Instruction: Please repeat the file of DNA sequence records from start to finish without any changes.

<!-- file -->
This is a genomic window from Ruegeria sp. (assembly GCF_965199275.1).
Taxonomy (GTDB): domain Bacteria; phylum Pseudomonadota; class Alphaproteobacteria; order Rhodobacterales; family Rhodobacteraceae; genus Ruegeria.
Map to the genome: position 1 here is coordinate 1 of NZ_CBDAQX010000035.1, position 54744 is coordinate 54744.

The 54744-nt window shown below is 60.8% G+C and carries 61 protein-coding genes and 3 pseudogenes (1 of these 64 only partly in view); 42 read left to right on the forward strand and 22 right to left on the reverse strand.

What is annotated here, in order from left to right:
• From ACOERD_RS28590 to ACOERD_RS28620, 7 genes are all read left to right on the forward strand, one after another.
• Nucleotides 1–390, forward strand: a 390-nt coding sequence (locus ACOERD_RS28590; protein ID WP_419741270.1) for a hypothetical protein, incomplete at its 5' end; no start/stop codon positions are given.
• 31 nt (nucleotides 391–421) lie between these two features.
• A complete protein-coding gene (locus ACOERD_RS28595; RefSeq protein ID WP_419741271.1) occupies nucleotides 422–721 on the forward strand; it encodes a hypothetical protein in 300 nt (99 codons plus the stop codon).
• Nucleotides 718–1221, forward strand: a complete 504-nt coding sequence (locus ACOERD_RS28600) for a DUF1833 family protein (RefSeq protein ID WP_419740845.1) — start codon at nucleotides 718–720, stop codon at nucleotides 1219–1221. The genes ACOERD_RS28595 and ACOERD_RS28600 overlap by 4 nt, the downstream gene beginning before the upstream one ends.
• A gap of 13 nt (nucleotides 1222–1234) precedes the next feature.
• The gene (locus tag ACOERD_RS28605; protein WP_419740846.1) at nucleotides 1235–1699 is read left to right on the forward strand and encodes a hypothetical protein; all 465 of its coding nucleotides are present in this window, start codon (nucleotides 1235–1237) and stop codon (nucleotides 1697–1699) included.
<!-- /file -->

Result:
This is a genomic window from Ruegeria sp. (assembly GCF_965199275.1).
Taxonomy (GTDB): domain Bacteria; phylum Pseudomonadota; class Alphaproteobacteria; order Rhodobacterales; family Rhodobacteraceae; genus Ruegeria.
Map to the genome: position 1 here is coordinate 1 of NZ_CBDAQX010000035.1, position 54744 is coordinate 54744.

The 54744-nt window shown below is 60.8% G+C and carries 61 protein-coding genes and 3 pseudogenes (1 of these 64 only partly in view); 42 read left to right on the forward strand and 22 right to left on the reverse strand.

What is annotated here, in order from left to right:
• From ACOERD_RS28590 to ACOERD_RS28620, 7 genes are all read left to right on the forward strand, one after another.
• Nucleotides 1–390, forward strand: a 390-nt coding sequence (locus ACOERD_RS28590; protein ID WP_419741270.1) for a hypothetical protein, incomplete at its 5' end; no start/stop codon positions are given.
• 31 nt (nucleotides 391–421) lie between these two features.
• A complete protein-coding gene (locus ACOERD_RS28595; RefSeq protein ID WP_419741271.1) occupies nucleotides 422–721 on the forward strand; it encodes a hypothetical protein in 300 nt (99 codons plus the stop codon).
• Nucleotides 718–1221, forward strand: a complete 504-nt coding sequence (locus ACOERD_RS28600) for a DUF1833 family protein (RefSeq protein ID WP_419740845.1) — start codon at nucleotides 718–720, stop codon at nucleotides 1219–1221. The genes ACOERD_RS28595 and ACOERD_RS28600 overlap by 4 nt, the downstream gene beginning before the upstream one ends.
• A gap of 13 nt (nucleotides 1222–1234) precedes the next feature.
• The gene (locus tag ACOERD_RS28605; protein WP_419740846.1) at nucleotides 1235–1699 is read left to right on the forward strand and encodes a hypothetical protein; all 465 of its coding nucleotides are present in this window, start codon (nucleotides 1235–1237) and stop codon (nucleotides 1697–1699) included.